With no bubble, MLB engages in risky business


By this time next week, the NBA’s return and the NHL postseason will be the top priorities for most sports bettors. What’s new is always hot.
And chances are increasing that the baseball season will be old news soon. It took only four days to see that any return-to-play plan that does not include a bubble is risky business in 2020.
But let’s appreciate some of the highlights from last weekend because we have had too many lowlights and too few wild weekends since early March.
It was nearing midnight Friday on the West Coast when Matt Olson’s grand slam in Oakland put bookmakers from coast to coast on tilt. The baseball season had just begun, and it was already a nightmare for some.
“After the first two days,” William Hill sportsbook director Nick Bogdanovich said, “we were crying like most bookmakers do.”
Favorites had won 14 of the first 16 games, much to the thrill of the betting public. Olson’s slam in the 10th inning put the score Over the total of 8½ and lifted the favored A’s to a 7-3 victory over the Angels. Parlays were cashing, and Twitter was buzzing about baseball.
By Sunday night, when the Giants upset the heavily favored Dodgers in Los Angeles, the script had flipped. Bookmakers were no longer crying about baseball.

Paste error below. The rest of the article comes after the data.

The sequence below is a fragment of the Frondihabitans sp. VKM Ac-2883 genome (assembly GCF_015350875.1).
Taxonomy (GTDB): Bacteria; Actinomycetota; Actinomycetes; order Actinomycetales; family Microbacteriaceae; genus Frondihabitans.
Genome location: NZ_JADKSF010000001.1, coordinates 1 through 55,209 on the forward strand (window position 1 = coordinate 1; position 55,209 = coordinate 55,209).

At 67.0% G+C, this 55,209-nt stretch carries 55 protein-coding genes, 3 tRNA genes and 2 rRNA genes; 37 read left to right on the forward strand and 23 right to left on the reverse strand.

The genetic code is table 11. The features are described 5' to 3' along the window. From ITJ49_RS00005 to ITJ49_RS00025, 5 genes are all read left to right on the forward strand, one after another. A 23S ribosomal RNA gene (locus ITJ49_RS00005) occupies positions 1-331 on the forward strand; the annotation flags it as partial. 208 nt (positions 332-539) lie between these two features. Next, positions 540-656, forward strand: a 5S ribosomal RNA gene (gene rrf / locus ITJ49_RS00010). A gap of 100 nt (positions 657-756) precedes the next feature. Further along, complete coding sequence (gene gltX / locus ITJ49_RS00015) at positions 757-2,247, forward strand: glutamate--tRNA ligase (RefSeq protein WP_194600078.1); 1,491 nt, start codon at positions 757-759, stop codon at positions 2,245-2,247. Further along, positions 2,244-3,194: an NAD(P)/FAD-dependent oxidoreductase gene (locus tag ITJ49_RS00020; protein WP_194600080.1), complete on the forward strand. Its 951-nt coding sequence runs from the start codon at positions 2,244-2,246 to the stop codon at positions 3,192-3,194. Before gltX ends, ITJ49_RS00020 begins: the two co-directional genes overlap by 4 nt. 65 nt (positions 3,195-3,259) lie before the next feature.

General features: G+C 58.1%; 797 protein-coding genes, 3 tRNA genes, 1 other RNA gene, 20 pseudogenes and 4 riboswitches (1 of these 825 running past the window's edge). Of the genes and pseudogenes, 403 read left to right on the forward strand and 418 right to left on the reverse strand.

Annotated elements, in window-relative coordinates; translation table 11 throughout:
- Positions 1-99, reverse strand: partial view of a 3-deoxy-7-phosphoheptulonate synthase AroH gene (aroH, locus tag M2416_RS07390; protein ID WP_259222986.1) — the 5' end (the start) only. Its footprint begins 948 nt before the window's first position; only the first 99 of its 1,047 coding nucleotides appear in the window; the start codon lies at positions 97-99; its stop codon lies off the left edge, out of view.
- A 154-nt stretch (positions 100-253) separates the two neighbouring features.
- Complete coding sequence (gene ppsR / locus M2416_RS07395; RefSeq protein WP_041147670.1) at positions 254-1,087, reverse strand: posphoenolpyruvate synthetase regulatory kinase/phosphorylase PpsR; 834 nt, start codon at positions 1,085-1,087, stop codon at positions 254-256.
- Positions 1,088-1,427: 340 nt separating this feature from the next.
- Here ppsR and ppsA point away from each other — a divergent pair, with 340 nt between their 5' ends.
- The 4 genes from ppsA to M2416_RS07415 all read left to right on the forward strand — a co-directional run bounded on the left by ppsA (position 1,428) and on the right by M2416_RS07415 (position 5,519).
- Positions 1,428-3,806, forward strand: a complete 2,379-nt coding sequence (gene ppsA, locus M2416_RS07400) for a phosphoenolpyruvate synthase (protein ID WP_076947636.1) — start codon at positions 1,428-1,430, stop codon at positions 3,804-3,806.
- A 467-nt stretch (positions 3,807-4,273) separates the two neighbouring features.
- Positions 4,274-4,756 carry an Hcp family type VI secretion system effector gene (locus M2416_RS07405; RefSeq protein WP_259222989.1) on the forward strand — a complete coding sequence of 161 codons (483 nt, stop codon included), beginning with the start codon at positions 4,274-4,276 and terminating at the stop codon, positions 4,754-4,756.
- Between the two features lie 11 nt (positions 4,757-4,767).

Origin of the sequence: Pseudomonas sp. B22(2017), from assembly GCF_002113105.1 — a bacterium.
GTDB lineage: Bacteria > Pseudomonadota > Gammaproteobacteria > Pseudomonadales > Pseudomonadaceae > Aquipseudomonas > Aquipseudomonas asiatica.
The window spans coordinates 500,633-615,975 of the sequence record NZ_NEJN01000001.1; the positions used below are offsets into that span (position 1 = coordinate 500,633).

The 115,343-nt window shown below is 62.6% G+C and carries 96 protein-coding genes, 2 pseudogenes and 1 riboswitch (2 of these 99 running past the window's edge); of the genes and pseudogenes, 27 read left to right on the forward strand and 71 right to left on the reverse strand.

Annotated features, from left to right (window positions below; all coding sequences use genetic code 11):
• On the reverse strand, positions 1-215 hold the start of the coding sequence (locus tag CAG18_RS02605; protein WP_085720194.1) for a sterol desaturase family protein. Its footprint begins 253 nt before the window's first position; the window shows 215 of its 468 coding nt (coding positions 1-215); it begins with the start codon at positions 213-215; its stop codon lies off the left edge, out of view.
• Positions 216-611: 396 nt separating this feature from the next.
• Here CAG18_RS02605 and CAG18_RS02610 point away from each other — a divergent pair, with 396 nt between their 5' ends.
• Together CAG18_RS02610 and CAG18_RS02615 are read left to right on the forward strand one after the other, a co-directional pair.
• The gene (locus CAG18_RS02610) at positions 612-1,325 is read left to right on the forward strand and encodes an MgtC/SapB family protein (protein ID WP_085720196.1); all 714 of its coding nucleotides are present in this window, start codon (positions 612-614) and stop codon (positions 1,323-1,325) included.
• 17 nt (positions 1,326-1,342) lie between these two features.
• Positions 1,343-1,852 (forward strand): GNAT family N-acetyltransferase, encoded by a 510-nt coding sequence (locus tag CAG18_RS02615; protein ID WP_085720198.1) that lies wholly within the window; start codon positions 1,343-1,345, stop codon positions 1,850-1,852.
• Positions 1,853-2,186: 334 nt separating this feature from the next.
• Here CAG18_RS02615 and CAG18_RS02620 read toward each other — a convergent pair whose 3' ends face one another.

“Activity was very strong, and the handle was enormous,” BetMGM book director Jason Scott said. “The (bettors) won opening day with the Yankees and Dodgers, but bookmakers finished in front over the weekend.”
Underdogs went 17-12 Saturday and Sunday with one pick-’em game — a harsh reminder to bettors that winning rarely is easy.
The opening weekend of MLB action offered just about everything. Starting pitchers were scratched, closers blew ninth-inning leads, the Marlins, Orioles and Tigers each won twice on the road, the Dodgers lost twice at home — and a coronavirus outbreak within the Marlins’ clubhouse led to two games being postponed Monday.
“We lost pretty good the first two days and won pretty good the last two days to come out ahead,” Bogdanovich said. “It’s just fun watching baseball again. It was so busy this weekend. It was insane, but it was fun.”